Corrections are more concrete than suggestions because a correction addresses something that is considered incorrect. Generally this pertains to spelling, grammar, punctuation, etc, that can be either right or wrong. In most cases, you will simply fix the errors.
Suggestions are possible changes that the beta reader thinks will strengthen your writing. They are often a starting off point for you. It is much more helpful to say, 'This [criticism] might be balanced out if you did this [suggestion],' than 'This doesn't work for me. It's too [criticism.]'
Your beta should help you get going, not simply point out a problem. With that said, there is more than one way to write. You do not need to use your beta's particular suggestion, but do give the issue and possibilities consideration.
An Uncertain Beta
You've come across a comment in your feedback that's a little disconcerting. It will look something like this:
[I can't quite put my finger on what's wrong with this sentence, but it's not quite right. It's a little long and doesn't flow right, but I'm not sure how to fix it. Maybe a rewrite is in order?]
It probably sounds absurd, since you are relying on this person's knowledge, but that's how it goes sometimes. Your beta reader isn't all knowing or infallible and should be honest when he or she is unsure.
Read over the sentence and decide if you can discern the issue. Usually your beta will tell you what he or she doesn't like about it (the flow, wording, punctuation, etc), and that might help you figure it out. Look it up, if you can.
If you can't determine what's wrong, ask someone else or consider rewriting it entirely. There is no single correct way to write a sentence, and sometimes it's simplest to start from scratch.
Rewrites, small or extensive, need to be checked carefully for repeat technical errors. For Example: If your beta sent you a resource for dialog formatting, consult it when you write or edit dialog. A beta reading partnership works best when you make a concerted effort to learn the corrections.
Note the repeated corrections and accepted suggestions and compile a list. Save the file for easy referencing in the future. Now that you have a record of your errors, it's easier to stop repeating them, but it will take time. Before you write anything else, consult the list. Once you've finished writing, consult the list again to check for those errors.
Rinse and Repeat
Once you have made all your revisions, and double checked your rewrites for errors, send it back to your beta reader. You will want to ensure that you and your beta understand each other. There is no better way than seeing proof in your writing.
Your beta may notice issues that he or she didn't before, or your rewrites may have new errors. Either way, it is beneficial to repeat the process.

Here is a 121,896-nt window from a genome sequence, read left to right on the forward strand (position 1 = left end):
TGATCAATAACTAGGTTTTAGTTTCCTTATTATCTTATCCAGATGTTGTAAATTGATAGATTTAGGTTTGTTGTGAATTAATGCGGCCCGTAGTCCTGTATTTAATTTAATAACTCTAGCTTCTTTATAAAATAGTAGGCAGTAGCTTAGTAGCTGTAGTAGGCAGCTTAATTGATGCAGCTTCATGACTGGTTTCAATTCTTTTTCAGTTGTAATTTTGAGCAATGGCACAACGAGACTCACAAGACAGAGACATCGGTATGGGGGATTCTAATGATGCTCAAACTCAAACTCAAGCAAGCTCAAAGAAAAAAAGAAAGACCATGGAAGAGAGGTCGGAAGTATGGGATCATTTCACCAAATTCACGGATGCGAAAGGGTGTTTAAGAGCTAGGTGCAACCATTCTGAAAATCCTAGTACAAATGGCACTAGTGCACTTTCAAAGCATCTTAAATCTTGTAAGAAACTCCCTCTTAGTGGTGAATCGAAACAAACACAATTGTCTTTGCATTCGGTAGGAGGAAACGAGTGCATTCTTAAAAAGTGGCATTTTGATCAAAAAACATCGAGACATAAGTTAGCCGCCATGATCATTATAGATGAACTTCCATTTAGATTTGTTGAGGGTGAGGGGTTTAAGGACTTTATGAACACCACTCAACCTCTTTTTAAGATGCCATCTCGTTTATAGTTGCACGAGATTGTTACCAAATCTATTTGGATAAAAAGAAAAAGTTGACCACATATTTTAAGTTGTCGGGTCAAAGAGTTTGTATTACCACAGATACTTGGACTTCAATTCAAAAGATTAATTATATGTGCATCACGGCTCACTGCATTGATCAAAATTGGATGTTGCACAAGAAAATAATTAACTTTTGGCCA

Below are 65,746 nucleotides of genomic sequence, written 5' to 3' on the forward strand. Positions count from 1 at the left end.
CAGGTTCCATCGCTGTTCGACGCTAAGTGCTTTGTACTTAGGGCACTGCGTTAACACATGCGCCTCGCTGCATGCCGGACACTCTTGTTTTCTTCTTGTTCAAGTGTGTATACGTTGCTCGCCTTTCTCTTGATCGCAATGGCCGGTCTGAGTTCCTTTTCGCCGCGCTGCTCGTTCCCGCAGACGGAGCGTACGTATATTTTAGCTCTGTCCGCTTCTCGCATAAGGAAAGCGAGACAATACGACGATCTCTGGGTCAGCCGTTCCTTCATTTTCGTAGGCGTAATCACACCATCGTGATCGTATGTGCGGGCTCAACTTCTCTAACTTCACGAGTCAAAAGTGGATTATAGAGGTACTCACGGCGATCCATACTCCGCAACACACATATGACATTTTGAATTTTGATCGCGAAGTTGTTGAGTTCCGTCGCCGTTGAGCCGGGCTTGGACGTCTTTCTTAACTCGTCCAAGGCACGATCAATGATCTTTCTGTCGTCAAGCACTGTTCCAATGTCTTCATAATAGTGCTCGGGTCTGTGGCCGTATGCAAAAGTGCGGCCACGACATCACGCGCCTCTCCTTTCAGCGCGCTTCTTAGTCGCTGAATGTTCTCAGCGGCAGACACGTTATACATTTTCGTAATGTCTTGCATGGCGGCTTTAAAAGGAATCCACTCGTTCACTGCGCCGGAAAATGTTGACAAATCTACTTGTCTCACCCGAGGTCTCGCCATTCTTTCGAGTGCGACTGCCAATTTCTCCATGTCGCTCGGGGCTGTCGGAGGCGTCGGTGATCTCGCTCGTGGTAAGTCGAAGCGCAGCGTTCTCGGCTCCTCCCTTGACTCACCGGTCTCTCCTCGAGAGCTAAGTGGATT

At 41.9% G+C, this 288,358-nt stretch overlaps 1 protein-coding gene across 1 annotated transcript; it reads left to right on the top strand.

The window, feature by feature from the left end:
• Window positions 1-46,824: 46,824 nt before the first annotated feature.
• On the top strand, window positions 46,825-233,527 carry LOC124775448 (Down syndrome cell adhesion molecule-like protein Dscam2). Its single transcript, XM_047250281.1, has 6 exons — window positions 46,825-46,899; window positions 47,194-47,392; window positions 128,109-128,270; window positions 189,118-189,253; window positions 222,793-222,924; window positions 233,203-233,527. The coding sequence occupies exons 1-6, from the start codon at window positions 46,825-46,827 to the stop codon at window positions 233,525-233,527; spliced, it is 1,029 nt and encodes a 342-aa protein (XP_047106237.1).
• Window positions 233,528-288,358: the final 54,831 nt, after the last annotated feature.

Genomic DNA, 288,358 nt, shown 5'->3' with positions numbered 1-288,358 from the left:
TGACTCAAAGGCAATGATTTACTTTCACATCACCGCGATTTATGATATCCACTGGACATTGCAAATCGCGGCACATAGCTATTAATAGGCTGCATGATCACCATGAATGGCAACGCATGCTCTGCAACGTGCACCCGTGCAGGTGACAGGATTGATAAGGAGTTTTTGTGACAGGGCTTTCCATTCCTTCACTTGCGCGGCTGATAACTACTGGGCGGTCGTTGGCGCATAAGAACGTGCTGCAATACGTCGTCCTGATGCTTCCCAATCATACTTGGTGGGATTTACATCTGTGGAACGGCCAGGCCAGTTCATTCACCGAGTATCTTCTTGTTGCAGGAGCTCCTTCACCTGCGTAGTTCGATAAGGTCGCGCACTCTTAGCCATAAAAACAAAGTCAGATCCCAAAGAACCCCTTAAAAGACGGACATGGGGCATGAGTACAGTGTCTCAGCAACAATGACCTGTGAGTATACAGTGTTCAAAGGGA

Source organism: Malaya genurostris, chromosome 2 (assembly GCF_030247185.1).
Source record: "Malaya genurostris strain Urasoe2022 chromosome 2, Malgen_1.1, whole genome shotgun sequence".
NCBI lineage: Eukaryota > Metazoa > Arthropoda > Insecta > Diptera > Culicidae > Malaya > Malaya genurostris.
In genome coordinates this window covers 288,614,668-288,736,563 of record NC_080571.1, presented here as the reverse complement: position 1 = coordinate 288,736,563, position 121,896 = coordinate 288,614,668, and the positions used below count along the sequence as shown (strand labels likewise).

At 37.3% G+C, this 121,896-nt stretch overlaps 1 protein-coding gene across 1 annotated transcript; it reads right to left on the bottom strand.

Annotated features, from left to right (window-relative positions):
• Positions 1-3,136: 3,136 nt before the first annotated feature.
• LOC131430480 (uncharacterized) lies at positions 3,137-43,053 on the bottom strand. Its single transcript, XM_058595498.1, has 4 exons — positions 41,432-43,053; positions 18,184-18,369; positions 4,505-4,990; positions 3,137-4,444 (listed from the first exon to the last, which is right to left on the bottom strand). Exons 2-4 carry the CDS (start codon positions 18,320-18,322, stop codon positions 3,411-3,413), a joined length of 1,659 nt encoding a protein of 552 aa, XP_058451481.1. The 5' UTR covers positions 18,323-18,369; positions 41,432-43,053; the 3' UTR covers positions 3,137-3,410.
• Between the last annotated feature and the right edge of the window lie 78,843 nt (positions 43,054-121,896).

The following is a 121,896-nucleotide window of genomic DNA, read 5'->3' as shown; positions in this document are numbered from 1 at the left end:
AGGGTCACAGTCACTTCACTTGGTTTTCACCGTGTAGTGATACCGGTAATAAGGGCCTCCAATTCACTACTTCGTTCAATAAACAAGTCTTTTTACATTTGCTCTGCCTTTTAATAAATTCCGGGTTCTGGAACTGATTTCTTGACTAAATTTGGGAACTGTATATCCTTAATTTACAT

Your beta reader gave you a particular suggestion you don't think works for your manuscript. Do you have to do what your beta says? No, if you disagree with a suggestion or piece of feedback, you can discuss it with the beta reader or not use it.
If you do not agree with any of your beta reader's feedback, there is an issue. Either you are having a communication or a compatibility issue.
Perhaps your beta reader is at a lower skill level than you, or perhaps you're not really seeking feedback for improvement. Then again, your beta reader may explain concepts in ways you find difficult to learn.
Do not jump to a conclusion, however. Discuss the issue with your beta reader to find a solution. If the issue cannot be resolved, consider ending the relationship amicably.
Become a Beta Reader
I recommend every writer become a beta reader. It will help you think critically about writing, which you can apply to your own work.
Beta reading has a way of teaching you new things about writing. You will be presented with requests for feedback on topics that you may not even be familiar with. It's a good incentive to take twenty minutes and research new topics or brush up on old ones.
It's best to find a writer that is at your skill level or below, in order to be more effective. If nothing else, give in depth critiques for other writers.
Do's and Don't's
Don't expect only praise.
It is part of your beta's job to address your writing weaknesses. If you are not willing to do that, do not seek out a beta reader.
Do expect your beta reader to assist you in understanding writing and developing your skills. That will often include a humbling list of errors in your manuscript.
Don't abuse your beta.
Your beta reader is not a free editing service to handle your writing for you. If you do not attempt improvements, you are disrespecting your beta reader.
Do make honest attempts to learn what your beta is teaching with his or her list of corrections and suggestions.
Don't ignore feedback you don't understand.
If you don't understand what your beta is explaining, it does neither of you any good. It wastes your time and your beta reader's time.
Do ask questions and discuss topics you find difficult. Your beta reader will likely direct you to valuable resources to improve your writing.
Don't forget your manners.
Your beta reader is doing free work for you. That's a large favor.
Do thank your beta reader for investing their time and energy into helping you improve your writing skills. Sometimes authors will credit a beta reader when posting or publishing a manuscript. A little comment can go a long way in keeping your beta happy.
Please note that your individual beta experience may differ. Personality, habits, willingness to compromise and a slew of other factors will determine your experiences.
For example: Some beta readers may offer fewer suggestions, in order to let the author find his or her own solutions. Other beta readers may beat an author over the head with a million suggestions.
If you know yourself to be particularly sensitive, it may be beneficial to discuss the topic in initial communications.